Personally, I choose not to hunt down teachers and “rock star” dancers. I do not hover, I do not “stalk,” and I do not ask someone to dance who is clearly engaged in another activity. I might choose to follow up another time, but I do not expect the bad-ass dancers to hunt me down at a later point. I try to accept “no,” as the end of the conversation, without painting them as rude.
The best way to ask a teacher to dance, I think, is to take advantage of an opportunity. If there’s no opportunity, then I would rather dance with my good friend who is also standing nearby.
4. Be Friends.
The more I consider someone a friend, the more likely I am to dance with them, sometimes multiple times in a night. This is not because they are better dancers (though they sometimes are), or because I am trying to avoid dancing with other people. It is because we are friends. We are able to do this awesome thing together, and that’s just cool.
So strike up a conversation. Preferably one which isn’t about dance. Trust me – it works, both on people in your scene and bad-ass dancers at major events.
A note on being offended.
First off, “later” is a valid response, even when I give it multiple times in a row. Maybe, if I have said “not this song” a couple times in a row, consider how you are asking me. Are the songs always fast? Am I usually headed towards the water fountain? I try not to say “later” multiple times in a row, but it happens.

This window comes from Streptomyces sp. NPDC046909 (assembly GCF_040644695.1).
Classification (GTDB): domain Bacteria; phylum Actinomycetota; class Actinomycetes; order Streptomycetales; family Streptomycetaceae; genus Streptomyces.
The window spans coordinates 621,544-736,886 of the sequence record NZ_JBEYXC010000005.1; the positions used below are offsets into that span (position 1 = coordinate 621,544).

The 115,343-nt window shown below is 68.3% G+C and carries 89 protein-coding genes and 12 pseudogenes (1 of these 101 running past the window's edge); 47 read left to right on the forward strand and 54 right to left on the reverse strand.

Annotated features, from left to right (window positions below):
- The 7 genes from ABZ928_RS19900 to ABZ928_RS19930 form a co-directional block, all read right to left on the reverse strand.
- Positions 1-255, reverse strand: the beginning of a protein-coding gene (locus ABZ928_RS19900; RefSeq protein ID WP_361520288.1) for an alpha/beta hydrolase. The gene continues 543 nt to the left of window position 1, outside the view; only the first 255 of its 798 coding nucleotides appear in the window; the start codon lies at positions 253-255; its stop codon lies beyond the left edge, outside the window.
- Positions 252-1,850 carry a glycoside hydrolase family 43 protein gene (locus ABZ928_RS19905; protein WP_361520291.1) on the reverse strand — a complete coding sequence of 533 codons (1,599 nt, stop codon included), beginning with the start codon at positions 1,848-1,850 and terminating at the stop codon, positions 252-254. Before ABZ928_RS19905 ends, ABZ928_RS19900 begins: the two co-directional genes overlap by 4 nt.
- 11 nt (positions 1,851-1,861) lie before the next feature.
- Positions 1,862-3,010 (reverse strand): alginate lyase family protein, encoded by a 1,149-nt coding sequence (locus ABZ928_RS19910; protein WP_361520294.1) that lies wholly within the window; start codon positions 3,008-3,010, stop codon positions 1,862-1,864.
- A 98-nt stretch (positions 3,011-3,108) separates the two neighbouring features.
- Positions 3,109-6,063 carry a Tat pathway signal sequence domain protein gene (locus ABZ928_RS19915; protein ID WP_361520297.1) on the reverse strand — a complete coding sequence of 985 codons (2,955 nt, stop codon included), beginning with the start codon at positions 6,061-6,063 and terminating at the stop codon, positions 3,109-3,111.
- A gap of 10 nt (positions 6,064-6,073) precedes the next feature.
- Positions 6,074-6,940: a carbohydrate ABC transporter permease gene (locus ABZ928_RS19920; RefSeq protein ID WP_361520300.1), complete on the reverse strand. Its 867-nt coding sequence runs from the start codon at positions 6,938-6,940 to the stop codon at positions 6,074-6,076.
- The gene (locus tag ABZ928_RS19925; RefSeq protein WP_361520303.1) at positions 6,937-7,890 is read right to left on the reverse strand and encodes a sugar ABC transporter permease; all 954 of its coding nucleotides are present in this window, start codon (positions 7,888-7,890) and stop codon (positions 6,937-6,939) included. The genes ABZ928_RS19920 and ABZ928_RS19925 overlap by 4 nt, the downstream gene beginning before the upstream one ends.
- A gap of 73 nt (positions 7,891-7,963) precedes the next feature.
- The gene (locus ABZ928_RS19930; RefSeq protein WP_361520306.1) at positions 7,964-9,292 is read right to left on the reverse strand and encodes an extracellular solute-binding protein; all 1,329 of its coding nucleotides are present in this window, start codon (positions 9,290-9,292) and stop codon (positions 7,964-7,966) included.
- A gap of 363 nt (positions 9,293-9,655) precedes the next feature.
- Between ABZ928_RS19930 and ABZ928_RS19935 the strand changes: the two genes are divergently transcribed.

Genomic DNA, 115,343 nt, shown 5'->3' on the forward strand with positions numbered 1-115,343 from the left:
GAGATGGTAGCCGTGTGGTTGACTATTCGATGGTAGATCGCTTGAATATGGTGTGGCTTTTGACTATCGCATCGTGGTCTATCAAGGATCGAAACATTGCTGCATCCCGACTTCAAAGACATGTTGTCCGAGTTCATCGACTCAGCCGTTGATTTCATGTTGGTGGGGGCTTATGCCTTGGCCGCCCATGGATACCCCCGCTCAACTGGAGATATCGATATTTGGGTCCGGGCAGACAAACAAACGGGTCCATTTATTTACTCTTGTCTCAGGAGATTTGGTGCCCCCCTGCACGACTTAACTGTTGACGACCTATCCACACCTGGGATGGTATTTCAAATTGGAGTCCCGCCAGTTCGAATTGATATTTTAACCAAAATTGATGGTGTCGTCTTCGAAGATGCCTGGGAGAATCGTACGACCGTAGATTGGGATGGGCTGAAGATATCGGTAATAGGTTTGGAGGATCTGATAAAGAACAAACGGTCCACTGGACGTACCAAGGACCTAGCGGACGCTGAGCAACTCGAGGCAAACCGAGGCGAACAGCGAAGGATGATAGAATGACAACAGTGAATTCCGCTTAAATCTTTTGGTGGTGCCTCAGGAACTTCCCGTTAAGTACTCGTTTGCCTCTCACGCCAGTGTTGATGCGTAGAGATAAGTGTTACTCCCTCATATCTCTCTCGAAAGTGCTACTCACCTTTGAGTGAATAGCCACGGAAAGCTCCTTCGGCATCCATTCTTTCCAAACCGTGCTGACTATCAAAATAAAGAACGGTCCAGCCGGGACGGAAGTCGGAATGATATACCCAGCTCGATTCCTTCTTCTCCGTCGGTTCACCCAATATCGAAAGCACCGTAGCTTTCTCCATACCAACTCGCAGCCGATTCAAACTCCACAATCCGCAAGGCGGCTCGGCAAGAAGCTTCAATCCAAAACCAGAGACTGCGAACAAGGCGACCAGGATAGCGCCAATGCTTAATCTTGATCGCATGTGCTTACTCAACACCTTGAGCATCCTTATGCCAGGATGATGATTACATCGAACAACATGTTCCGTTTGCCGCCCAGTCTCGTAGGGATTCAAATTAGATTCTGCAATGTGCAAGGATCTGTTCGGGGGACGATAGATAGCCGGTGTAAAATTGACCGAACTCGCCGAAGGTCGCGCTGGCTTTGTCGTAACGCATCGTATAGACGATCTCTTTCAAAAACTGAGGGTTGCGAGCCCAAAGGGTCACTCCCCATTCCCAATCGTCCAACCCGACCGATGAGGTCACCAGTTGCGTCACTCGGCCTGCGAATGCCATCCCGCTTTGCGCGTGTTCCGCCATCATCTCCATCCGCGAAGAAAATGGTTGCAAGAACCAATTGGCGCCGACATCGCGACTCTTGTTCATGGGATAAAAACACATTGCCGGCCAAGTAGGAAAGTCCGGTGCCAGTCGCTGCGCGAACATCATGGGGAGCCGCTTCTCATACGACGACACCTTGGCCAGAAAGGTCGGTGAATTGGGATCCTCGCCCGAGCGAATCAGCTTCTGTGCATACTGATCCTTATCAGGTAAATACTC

It should be said that when I forget to follow up with someone, I feel terrible, but it happens. Maybe I didn’t keep track of the time, or maybe I couldn’t remember their face – but it happens. Follow up with me – I seriously appreciate it.
Of course, I know there are people who say “no,” never follow up, and don’t feel any guilt. “Dance snobs” will always exist, and that’s their own deal. You can choose to be offended, or you can choose to move on and dance with your friends who enjoy your company – but I promise the latter will make you happier.
The funny thing about the flowchart I mentioned before is, actually, in its convoluted nature: while the process of asking someone to dance should be very simple, the anxiety we experience in deciding to ask someone to dance is incredibly high. I myself have had a very similar internal series of questions to determine whether or not I should ask someone to dance, and in reality, it all boils down to the central message: Ask At Your Own Risk.
Personally, the more polite you are, and the more you use your words, the more likely it is that I will say “yes.” As for everyone else – well, I’m sure someone feels differently. But I’m sure it all applies, to some degree or another.
*I would just like to state a personal note. I find the very first qualification, “Are you remotely creepy?” to be one of the most offensive things I have ever seen in a flow chart. I could rant on for ages about this, but I would just like to point out that it is a judgmental and ineffectual qualification. A person’s actions can cause discomfort, but they should be given an opportunity to improve before being unilaterally shunned.